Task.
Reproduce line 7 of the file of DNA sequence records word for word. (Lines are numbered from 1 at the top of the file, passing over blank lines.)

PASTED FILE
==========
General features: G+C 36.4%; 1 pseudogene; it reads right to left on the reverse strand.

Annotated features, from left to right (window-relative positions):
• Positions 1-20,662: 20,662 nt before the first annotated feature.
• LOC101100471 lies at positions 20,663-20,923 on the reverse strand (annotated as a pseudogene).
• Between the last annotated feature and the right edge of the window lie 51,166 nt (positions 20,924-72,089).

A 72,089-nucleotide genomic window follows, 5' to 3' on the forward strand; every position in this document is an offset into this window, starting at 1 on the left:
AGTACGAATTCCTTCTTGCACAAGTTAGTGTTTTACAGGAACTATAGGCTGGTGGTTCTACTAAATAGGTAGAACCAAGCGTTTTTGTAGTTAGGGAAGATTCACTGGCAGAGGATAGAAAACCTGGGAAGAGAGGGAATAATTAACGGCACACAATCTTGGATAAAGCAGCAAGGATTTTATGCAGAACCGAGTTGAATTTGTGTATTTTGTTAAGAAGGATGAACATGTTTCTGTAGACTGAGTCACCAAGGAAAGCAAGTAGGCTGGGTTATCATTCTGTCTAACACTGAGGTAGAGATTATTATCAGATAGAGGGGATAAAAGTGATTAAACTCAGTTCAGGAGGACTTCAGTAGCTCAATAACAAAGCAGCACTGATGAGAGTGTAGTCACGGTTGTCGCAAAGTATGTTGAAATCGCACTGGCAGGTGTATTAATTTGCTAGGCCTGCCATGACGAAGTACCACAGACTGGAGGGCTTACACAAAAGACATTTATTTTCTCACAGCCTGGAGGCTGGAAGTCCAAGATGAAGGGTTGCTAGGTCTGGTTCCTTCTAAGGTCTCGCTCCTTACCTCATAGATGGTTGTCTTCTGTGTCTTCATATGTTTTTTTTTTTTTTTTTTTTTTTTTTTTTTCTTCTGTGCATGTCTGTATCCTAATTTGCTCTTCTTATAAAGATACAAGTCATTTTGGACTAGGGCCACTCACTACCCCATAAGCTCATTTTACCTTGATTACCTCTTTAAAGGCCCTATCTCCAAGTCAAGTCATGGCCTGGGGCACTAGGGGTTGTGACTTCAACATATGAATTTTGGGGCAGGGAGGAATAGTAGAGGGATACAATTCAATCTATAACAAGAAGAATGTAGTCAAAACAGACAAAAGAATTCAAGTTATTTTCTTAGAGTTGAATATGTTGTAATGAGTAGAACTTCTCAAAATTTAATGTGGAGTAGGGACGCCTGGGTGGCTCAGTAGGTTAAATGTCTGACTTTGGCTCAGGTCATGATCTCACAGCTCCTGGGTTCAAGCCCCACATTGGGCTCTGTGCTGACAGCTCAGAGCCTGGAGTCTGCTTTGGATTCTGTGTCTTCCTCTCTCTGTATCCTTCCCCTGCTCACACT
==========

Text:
AGTACGAATTCCTTCTTGCACAAGTTAGTGTTTTACAGGAACTATAGGCTGGTGGTTCTACTAAATAGGTAGAACCAAGCGTTTTTGTAGTTAGGGAAGATTCACTGGCAGAGGATAGAAAACCTGGGAAGAGAGGGAATAATTAACGGCACACAATCTTGGATAAAGCAGCAAGGATTTTATGCAGAACCGAGTTGAATTTGTGTATTTTGTTAAGAAGGATGAACATGTTTCTGTAGACTGAGTCACCAAGGAAAGCAAGTAGGCTGGGTTATCATTCTGTCTAACACTGAGGTAGAGATTATTATCAGATAGAGGGGATAAAAGTGATTAAACTCAGTTCAGGAGGACTTCAGTAGCTCAATAACAAAGCAGCACTGATGAGAGTGTAGTCACGGTTGTCGCAAAGTATGTTGAAATCGCACTGGCAGGTGTATTAATTTGCTAGGCCTGCCATGACGAAGTACCACAGACTGGAGGGCTTACACAAAAGACATTTATTTTCTCACAGCCTGGAGGCTGGAAGTCCAAGATGAAGGGTTGCTAGGTCTGGTTCCTTCTAAGGTCTCGCTCCTTACCTCATAGATGGTTGTCTTCTGTGTCTTCATATGTTTTTTTTTTTTTTTTTTTTTTTTTTTTTTCTTCTGTGCATGTCTGTATCCTAATTTGCTCTTCTTATAAAGATACAAGTCATTTTGGACTAGGGCCACTCACTACCCCATAAGCTCATTTTACCTTGATTACCTCTTTAAAGGCCCTATCTCCAAGTCAAGTCATGGCCTGGGGCACTAGGGGTTGTGACTTCAACATATGAATTTTGGGGCAGGGAGGAATAGTAGAGGGATACAATTCAATCTATAACAAGAAGAATGTAGTCAAAACAGACAAAAGAATTCAAGTTATTTTCTTAGAGTTGAATATGTTGTAATGAGTAGAACTTCTCAAAATTTAATGTGGAGTAGGGACGCCTGGGTGGCTCAGTAGGTTAAATGTCTGACTTTGGCTCAGGTCATGATCTCACAGCTCCTGGGTTCAAGCCCCACATTGGGCTCTGTGCTGACAGCTCAGAGCCTGGAGTCTGCTTTGGATTCTGTGTCTTCCTCTCTCTGTATCCTTCCCCTGCTCACACT